Unscrupulous coin marketers are making a mint fooling naive consumers with ads that imply their unofficial or bogus products are authentic government-authorized coinage. So U.S. Mint officials say a proposed regulation, calling for stiff fines against scammers who misuse the U.S. Treasury or Mint name or emblem to deceive customers, is right on the money.
"Tens of millions of dollars are spent on such products because of misleading ads," says Henrietta Holsman Fore, director of the U.S. Mint. "It is sad to think that some consumers . . . will fall victim to deceptive advertising and purchase trinkets for loved ones, mistakenly believing they are United States Mint products."
The new regulation would target deliberate deception, such as ads for "commemorative coins" that imply they are U.S. Mint products. One such ad, say Mint officials, promotes a $19.95 "Operation Freedom" commemorative -- actually a Kennedy half-dollar painted with a patriotic scene -- as a "legal tender coin struck by the U.S. Mint." A similar promotion hawks a Space Shuttle Columbia commemorative, a painted U.S. silver dollar, by invoking the "U.S. Mint."
Only the U.S. Mint, established in 1792, is authorized to make the nation's money and, when directed by Congress, to create official U.S. commemorative coins.
Mint officials are also looking into coin collecting supplies that imitate the original Mint envelope, such as "replacement envelopes" for 1955 to 1964 proof coin sets. "Same as the U.S. Mint original," the online ad says.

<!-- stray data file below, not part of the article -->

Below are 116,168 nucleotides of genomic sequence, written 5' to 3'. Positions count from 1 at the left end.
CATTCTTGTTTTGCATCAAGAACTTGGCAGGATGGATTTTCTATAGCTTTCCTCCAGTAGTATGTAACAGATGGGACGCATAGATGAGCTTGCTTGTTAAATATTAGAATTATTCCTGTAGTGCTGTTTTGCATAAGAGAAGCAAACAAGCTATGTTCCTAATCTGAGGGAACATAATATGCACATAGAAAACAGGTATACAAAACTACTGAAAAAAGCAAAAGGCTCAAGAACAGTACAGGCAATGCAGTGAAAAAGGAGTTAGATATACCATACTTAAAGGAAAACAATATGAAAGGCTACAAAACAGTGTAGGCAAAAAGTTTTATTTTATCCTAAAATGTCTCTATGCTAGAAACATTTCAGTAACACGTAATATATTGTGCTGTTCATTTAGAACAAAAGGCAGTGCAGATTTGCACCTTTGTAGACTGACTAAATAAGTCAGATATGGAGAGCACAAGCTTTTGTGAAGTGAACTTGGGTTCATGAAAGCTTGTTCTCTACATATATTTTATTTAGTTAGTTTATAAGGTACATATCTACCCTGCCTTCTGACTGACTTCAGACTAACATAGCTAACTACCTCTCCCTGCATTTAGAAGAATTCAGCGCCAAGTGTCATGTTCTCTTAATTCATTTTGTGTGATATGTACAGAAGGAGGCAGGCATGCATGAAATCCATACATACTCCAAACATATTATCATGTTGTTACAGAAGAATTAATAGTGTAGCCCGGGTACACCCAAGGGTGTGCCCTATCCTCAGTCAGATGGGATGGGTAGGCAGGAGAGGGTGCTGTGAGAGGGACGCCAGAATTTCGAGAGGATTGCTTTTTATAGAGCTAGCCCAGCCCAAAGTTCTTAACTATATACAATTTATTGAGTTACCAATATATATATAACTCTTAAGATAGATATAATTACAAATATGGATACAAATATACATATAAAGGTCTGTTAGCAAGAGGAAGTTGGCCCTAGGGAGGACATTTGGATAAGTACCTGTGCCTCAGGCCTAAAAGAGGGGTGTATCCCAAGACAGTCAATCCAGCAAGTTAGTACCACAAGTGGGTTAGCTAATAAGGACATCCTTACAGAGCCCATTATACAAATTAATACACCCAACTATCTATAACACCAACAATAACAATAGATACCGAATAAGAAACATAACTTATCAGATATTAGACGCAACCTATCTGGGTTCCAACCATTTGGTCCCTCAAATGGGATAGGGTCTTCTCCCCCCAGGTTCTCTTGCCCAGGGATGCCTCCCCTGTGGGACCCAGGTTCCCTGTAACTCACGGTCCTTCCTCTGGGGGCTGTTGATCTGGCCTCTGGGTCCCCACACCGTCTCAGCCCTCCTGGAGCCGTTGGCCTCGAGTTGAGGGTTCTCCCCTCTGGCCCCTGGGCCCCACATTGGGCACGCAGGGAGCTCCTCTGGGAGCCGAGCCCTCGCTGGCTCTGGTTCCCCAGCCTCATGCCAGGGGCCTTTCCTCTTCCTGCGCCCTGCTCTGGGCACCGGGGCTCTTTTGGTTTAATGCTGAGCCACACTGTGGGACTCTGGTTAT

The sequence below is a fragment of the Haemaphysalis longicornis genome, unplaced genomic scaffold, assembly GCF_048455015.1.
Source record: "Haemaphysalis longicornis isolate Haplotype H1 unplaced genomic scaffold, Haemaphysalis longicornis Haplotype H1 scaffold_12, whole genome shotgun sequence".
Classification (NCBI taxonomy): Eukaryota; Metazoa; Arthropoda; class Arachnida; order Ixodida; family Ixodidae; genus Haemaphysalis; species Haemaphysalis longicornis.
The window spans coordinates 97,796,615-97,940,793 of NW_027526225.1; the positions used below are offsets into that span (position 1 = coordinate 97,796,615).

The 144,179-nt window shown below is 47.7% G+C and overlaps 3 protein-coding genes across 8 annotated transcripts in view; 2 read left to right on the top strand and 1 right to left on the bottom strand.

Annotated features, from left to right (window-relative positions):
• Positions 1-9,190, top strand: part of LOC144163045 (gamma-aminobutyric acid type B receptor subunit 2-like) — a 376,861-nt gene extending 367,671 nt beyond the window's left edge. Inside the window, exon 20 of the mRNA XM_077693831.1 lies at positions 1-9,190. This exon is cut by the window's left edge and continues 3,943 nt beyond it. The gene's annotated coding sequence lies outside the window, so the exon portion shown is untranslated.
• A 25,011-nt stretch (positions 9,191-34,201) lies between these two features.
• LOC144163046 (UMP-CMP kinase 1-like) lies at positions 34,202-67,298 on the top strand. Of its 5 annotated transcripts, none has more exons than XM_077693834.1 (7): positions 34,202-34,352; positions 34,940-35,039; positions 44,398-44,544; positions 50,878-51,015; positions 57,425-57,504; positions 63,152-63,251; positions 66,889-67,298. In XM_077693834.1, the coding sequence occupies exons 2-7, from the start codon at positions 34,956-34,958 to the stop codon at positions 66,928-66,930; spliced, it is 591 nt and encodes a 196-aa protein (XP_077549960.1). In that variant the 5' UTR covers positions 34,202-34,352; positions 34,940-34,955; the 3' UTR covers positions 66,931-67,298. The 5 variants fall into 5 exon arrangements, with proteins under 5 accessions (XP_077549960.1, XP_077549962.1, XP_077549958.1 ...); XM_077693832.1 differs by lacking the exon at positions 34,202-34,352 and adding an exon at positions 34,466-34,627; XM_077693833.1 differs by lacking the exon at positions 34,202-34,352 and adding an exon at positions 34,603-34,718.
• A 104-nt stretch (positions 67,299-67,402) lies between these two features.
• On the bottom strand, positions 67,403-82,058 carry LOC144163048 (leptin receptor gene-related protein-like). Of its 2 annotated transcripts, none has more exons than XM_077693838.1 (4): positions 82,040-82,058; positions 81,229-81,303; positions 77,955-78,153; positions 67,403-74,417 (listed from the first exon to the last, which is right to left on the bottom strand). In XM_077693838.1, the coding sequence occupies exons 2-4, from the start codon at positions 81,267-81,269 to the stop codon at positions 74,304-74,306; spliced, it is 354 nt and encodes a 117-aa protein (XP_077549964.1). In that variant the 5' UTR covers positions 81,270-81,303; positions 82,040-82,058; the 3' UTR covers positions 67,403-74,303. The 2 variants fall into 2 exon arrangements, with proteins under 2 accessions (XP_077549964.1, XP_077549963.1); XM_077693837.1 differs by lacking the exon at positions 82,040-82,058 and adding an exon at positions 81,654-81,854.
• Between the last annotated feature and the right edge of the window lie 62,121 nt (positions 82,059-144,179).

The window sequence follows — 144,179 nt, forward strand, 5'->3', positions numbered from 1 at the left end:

The new regulation wouldn't be a cure-all, but it would send a message to companies trying to mislead consumers, says Fore, noting that the Mint will solicit public comment before implementing the regulation.
Such scams not only swindle consumers but also discourage coin collecting as a hobby, adds Fore. "When a new collector gets burned, he or she often stops collecting."
And reputable dealers don't want con artists giving their profession a bad name, says Chicago coin dealer Tom DeLorey, a member of the Professional Numismatists Guild since 1973. "Calling people who sell fantasy medals that have no true collector interest and no resale value 'coin dealers' is like calling a hotel ballroom rented for three days to sell art prints an 'art gallery.' "
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The inventory can be saved to your hard drive, copied to a disk for safekeeping, or e-mailed to your work address or to a trusted friend "so if your home is destroyed, you've got a copy."
WHERE TO GO
To read the U.S. Mint's proposed regulation online, visit www.usmint.gov/consumer and click on Consumer Awareness, then Hot Items.
To submit comments, write to the Office of Chief Counsel, U.S. Mint, 801 Ninth St. NW, Washington, D.C. 20220 by Feb. 18.
To download the Insurance Information Institute's free "Know Your Stuff" home inventory software, go to www.iii.org and, at the bottom right-hand corner, click on Free Home Inventory.
Got questions? A consumer complaint? A helpful tip? E-mail details to firstname.lastname@example.org write Don Oldenburg, The Washington Post, 1150 15th St. NW, Washington, D.C. 20071.